Rick

post #6 of 17
Quote:
Originally Posted by Rick Alan View Post......................But my SO didn't want the relatively big thing taking up counter space and interfering with her decor ...............

Rick

 

BoardSMITH'S smallest end grain board, the one that measures 2 x 12 x 18 is no bigger than your usual cutting board found at the market - 'splain that statement you made to your S.O..


Edited by kokopuffs - 11/7/15 at 12:49pm

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post #7 of 17

Been using an old end grain walnut board from Boardsmith for a long time. No delivery ha ha.

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post #8 of 17

With end grain, the wood fibers are running straight up and down, with edge grain the fibers are running left to right.  It is somewhat easier on the knife edge to land in between the fibers then it is to go across them.  Scars don't show up as much on end grain boards either, kind of a quasi "self healing" thingee. 

 

There is a bit more labour involved in making an end gain board as opposed to an edge grain, and for this reason, the boards are slightly more expensive.

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post #9 of 17
Quote:
Originally Posted by kokopuffs View Post
 

 

BoardSMITH'S smallest end grain board, the one that measures 2 x 12 x 18 is no bigger than your usual cutting board found at the market - 'splain that statement you made to your S.O..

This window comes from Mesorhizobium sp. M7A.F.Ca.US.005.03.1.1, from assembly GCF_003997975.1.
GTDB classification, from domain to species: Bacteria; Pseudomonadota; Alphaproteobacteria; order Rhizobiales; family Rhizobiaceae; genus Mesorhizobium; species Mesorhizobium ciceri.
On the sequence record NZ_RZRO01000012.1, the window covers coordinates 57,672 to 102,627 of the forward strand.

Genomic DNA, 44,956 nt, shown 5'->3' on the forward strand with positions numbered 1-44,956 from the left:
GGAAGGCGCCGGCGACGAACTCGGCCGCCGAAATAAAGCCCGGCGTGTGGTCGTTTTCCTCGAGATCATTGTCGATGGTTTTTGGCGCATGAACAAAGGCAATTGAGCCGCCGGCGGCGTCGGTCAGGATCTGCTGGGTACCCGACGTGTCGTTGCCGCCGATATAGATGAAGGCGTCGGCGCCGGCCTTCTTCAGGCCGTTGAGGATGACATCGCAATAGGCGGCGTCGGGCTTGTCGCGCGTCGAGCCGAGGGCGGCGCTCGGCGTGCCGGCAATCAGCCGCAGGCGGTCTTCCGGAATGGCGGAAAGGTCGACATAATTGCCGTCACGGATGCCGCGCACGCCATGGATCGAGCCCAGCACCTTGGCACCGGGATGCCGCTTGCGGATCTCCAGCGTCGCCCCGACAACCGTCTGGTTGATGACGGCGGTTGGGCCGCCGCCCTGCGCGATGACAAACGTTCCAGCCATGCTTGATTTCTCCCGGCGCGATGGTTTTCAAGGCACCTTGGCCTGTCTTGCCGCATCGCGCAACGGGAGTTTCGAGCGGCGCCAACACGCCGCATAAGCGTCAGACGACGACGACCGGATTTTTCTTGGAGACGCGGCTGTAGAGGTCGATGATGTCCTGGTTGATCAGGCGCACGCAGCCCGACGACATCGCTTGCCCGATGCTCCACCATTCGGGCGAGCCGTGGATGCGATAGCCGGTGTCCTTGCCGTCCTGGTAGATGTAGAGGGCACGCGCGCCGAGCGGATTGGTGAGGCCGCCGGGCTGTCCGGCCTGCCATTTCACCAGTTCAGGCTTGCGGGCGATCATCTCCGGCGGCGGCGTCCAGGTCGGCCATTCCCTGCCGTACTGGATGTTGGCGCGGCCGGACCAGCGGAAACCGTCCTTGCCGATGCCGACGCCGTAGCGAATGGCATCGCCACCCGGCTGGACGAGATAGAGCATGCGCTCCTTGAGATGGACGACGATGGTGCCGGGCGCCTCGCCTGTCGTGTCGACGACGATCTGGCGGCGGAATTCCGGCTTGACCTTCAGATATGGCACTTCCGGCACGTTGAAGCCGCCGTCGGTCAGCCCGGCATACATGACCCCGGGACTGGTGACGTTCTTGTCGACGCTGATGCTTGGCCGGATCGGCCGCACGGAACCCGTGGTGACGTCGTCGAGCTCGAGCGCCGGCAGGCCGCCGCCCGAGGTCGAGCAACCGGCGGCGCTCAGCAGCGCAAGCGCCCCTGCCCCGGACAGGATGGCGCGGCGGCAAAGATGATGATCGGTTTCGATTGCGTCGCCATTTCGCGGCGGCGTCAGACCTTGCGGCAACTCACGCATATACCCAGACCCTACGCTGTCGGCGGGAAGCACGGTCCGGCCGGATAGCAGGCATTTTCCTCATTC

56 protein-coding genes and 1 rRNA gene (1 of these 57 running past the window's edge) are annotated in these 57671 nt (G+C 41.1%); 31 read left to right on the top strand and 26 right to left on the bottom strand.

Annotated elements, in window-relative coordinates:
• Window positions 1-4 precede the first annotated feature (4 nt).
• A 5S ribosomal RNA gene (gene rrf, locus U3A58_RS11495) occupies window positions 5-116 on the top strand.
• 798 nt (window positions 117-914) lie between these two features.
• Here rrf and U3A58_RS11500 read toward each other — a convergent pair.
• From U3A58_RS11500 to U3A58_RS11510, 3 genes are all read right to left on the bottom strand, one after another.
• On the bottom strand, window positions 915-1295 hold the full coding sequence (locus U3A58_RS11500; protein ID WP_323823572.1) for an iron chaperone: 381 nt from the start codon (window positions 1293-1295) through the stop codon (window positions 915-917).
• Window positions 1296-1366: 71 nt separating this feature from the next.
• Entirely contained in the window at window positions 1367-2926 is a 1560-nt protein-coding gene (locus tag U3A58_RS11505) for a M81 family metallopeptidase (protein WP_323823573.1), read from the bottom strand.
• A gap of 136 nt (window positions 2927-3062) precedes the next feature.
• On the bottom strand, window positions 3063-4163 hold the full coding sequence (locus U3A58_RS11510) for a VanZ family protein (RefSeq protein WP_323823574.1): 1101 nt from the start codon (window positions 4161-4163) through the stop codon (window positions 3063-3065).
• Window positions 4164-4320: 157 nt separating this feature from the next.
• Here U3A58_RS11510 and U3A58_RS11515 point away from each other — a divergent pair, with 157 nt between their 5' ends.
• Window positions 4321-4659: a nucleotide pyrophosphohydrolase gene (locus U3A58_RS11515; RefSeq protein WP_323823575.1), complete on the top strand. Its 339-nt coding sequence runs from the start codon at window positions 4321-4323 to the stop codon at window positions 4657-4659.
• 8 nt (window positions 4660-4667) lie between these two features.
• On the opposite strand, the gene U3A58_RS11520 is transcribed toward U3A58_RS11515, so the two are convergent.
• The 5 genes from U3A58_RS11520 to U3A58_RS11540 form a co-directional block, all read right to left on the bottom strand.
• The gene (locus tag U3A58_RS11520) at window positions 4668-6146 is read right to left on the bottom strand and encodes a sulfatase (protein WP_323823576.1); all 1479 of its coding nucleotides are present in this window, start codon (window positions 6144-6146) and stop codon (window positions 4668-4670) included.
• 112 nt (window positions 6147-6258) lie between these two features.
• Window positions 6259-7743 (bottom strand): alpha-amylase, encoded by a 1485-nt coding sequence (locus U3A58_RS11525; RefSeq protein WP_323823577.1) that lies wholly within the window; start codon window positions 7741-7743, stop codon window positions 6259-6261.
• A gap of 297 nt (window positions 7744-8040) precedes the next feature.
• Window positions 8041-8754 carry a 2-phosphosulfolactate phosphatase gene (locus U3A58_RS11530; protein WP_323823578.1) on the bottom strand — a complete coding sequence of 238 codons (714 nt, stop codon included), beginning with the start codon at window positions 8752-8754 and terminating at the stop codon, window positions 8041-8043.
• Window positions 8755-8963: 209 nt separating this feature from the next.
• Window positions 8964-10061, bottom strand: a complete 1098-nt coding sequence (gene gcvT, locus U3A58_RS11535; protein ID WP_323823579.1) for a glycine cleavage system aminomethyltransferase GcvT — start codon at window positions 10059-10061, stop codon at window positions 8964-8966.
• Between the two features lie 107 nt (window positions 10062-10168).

She was only very ambivalent about a smaller board, but I decided in that size range I'd prefer just sticking with the current setup.  The black poly board is nearly invisible on top of the microwave, easy to move around, easy to clean, the small wood board rinses under the sink and dries overnight in the dish drain.  And now I've just grown accustomed to the whole arrangement over the years.  I still wouldn't mind an 18x24 on the counter, but it just ain't gonna happen.

 

 

Rick

post #10 of 17
Thread Starter 
Thanks for all of the responses! I'll definitely look into the BoardSmith's, though it seems a bit hard to justify spending $200+ on a board!

1. Would any wood cutting board (end grain or edge grain) be easier on knives than the plastic boards?

2. In terms of wood, BoardSmith's mentions that cherry is easier on knives than maple, but for a home cook, does this really matter?

Thanks!!
post #11 of 17

Cherry is I believe the softest of accepted woods for boards, so I'd say yes here.  Again I feel edge-grain is fine for many home cooks, and since their construction is less technique-intensive you can look at less expensive offerings here.  But you can look at it this way also - if you have a $200+ dollar knife, you can justify a $200+ board.

 

Whatever it is definitely go 18x24+, as just about everyone here will tell you.  I tolerate it easy enough, but I don't feel it exactly luxurious working off a 14x17.

 

 

 

Rick

post #12 of 17
Thread Starter 
Quote: